According to both the American Psychological Association (APA) and the Canadian Psychological Association (CPA), one in five individuals experience depression, anxiety or another mental disorder. Others need help coping with medical diagnoses, coping with relationship troubles, job stress, the death of a loved one, or other issues. These problems can often become debilitating.
What is Psychotherapy?
A psychologist can help you work through issues such as those described above. Through psychotherapy, psychologists can help individuals of all ages live happier, healthier and more productive lives.
In psychotherapy, psychologists apply evidence-based treatments to help people develop healthier, more effective habits. There are several modes of psychotherapy that can help individuals work through their issues. Psychotherapy is a collaborative in that it is based on the relationship between an individual and a therapist. It provides a forum for you to talk openly with someone objective, neutral and nonjudgmental.
Information disclosed to a psychologist is confidential and cannot be disclosed without the client’s consent except under certain specific conditions (Canadian Psychological Association).
Cognitive Behavioral Therapy (CBT)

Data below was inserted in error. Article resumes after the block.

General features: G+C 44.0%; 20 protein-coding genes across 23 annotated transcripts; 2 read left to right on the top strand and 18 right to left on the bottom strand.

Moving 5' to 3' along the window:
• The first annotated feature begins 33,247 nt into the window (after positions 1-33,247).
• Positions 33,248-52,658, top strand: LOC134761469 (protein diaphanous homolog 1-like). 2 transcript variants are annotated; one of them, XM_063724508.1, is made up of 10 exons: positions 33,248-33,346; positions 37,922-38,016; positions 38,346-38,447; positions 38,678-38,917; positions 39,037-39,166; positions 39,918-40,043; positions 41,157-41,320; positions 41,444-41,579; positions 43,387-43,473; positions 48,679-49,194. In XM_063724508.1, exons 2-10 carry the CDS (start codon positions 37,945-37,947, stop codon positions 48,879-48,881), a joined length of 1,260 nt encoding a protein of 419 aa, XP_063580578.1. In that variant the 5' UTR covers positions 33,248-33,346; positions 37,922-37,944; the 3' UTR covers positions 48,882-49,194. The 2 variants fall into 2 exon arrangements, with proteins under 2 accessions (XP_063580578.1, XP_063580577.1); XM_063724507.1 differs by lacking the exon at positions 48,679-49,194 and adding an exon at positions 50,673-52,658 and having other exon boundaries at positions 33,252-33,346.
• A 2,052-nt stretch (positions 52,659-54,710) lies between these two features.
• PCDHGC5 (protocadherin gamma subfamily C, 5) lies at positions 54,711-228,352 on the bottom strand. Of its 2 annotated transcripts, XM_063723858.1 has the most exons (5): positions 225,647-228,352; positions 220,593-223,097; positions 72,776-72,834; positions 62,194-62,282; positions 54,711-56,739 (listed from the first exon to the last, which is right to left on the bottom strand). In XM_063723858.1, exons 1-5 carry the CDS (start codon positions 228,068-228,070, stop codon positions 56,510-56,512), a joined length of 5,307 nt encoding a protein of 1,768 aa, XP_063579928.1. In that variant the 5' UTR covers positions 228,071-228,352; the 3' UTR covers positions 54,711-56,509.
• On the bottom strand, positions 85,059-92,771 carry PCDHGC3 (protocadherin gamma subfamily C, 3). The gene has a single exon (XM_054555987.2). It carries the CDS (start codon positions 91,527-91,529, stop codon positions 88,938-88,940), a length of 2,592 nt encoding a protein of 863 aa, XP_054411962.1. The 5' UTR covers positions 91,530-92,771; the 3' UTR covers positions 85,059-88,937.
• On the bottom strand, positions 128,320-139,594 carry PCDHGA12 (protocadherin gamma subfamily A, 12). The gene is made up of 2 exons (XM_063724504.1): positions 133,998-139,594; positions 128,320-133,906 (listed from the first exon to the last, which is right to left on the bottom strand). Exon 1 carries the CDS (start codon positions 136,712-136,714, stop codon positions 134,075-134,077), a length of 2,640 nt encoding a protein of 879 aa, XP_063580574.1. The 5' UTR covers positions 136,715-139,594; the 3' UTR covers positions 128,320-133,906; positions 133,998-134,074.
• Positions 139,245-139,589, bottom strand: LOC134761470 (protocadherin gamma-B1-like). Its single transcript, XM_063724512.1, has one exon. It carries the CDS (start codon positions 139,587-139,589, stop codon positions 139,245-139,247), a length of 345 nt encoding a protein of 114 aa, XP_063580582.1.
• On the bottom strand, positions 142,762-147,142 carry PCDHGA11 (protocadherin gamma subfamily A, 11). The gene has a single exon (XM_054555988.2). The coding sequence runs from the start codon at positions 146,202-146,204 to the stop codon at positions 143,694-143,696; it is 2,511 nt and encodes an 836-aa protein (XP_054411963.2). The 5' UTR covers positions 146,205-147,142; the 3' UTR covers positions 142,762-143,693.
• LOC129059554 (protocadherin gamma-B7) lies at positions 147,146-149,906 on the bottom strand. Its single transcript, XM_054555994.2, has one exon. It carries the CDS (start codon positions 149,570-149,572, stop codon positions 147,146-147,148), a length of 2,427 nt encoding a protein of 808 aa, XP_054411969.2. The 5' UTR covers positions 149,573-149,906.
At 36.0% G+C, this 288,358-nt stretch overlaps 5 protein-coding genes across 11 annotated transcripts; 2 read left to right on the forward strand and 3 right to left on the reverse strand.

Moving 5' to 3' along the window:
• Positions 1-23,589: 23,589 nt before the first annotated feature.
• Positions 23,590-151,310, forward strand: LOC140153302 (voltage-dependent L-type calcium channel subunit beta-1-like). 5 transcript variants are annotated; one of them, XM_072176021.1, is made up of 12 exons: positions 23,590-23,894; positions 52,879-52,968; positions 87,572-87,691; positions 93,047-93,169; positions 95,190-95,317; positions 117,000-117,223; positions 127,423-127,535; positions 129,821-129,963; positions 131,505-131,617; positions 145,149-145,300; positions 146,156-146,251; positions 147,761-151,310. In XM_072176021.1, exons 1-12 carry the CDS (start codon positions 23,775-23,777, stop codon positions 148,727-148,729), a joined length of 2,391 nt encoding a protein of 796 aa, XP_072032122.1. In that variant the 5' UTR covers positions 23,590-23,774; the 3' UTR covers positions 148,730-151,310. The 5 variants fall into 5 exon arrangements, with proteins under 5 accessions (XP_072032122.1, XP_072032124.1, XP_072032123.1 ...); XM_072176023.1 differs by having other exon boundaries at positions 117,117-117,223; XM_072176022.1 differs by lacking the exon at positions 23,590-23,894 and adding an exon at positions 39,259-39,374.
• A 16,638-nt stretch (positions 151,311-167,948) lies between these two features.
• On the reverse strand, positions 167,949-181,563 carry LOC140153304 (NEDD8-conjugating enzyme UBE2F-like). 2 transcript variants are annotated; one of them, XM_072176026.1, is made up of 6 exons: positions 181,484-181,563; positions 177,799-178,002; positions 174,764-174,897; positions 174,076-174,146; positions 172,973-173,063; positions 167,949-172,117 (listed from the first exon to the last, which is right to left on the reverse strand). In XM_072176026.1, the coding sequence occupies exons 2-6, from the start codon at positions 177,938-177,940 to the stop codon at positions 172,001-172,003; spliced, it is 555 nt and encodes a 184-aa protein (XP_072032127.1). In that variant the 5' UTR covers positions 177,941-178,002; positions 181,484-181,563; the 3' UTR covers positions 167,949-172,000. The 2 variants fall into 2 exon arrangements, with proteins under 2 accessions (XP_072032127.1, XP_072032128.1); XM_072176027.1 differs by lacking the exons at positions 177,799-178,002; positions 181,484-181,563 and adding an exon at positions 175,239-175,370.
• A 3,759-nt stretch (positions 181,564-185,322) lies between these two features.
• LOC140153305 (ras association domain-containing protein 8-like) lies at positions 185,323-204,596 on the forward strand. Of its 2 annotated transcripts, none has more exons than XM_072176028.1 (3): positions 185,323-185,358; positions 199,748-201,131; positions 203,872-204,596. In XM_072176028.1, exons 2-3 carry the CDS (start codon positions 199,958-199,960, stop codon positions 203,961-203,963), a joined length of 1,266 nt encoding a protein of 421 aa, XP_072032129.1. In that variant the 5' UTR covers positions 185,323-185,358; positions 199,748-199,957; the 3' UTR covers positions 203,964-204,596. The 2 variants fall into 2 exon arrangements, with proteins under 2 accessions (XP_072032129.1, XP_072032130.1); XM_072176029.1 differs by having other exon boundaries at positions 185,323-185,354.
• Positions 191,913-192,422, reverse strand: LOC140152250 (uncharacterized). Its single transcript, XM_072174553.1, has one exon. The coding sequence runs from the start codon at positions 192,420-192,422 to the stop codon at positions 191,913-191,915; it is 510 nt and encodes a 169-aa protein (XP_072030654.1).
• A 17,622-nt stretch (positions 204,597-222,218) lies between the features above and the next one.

Cognitive Behavioral Therapy (CBT) is a well-known and effective type of mental health treatment. Cognitive behavioral theory believes that psychological symptoms are the result of the interaction between thoughts, behaviors, and feelings. In CBT, the therapist and client work as partners in a structured manner. The goal is for the client to become aware of inaccurate and negative ways of thinking and behaving so that s/he can view challenging situations in a clearer manner and respond to them more effectively. While CBT can be very useful in treating psychological disorders, such as anxiety and depression, it can also be highly effective in helping any individual learn how to better manage stressful life situations. Some of the strategies commonly used in this therapy include stress management, breathing retraining, thought stopping, and mindfulness training.